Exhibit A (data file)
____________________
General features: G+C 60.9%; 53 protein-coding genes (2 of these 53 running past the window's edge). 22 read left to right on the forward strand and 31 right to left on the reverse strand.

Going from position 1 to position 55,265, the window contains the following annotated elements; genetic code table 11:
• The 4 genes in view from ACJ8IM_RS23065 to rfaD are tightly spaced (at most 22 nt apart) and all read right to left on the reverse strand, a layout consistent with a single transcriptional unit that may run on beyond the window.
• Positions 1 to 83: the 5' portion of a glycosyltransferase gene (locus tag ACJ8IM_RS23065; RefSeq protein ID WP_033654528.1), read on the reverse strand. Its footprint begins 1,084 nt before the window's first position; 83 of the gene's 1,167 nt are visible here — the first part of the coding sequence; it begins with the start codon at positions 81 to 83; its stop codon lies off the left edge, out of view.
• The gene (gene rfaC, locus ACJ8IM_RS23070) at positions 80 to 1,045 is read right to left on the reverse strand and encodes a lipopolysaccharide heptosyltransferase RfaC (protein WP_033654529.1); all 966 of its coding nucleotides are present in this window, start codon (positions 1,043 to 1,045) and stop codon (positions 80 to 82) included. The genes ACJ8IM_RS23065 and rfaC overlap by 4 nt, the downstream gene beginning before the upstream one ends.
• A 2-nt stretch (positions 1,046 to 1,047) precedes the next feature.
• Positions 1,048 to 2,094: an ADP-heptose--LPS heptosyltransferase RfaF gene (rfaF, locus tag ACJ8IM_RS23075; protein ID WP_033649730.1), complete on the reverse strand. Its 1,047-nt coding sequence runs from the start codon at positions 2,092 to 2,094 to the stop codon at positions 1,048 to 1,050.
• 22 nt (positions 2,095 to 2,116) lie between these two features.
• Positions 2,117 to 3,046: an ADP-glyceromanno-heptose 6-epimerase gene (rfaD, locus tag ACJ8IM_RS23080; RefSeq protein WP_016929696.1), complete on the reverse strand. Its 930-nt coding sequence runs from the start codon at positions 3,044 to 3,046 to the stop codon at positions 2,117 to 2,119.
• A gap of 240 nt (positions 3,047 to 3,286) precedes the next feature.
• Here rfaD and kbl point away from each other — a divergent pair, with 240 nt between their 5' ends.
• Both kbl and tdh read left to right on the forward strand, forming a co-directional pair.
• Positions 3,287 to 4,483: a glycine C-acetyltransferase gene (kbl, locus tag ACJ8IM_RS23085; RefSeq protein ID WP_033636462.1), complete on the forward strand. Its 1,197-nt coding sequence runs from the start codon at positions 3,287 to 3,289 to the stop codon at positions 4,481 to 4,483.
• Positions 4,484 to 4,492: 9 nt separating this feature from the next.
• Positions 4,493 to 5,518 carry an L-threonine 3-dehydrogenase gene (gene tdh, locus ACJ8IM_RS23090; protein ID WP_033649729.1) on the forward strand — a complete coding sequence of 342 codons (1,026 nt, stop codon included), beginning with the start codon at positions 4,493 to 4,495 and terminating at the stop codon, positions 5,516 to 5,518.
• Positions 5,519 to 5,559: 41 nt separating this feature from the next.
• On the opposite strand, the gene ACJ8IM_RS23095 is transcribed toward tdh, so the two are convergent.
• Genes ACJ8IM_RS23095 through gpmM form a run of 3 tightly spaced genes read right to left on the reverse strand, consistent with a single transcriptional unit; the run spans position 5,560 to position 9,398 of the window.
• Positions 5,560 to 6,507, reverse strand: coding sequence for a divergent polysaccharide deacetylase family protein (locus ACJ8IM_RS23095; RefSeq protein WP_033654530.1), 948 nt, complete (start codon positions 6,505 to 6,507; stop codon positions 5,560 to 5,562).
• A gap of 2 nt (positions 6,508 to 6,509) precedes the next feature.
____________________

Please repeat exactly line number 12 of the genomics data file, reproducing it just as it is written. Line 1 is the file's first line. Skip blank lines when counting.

• Both kbl and tdh read left to right on the forward strand, forming a co-directional pair.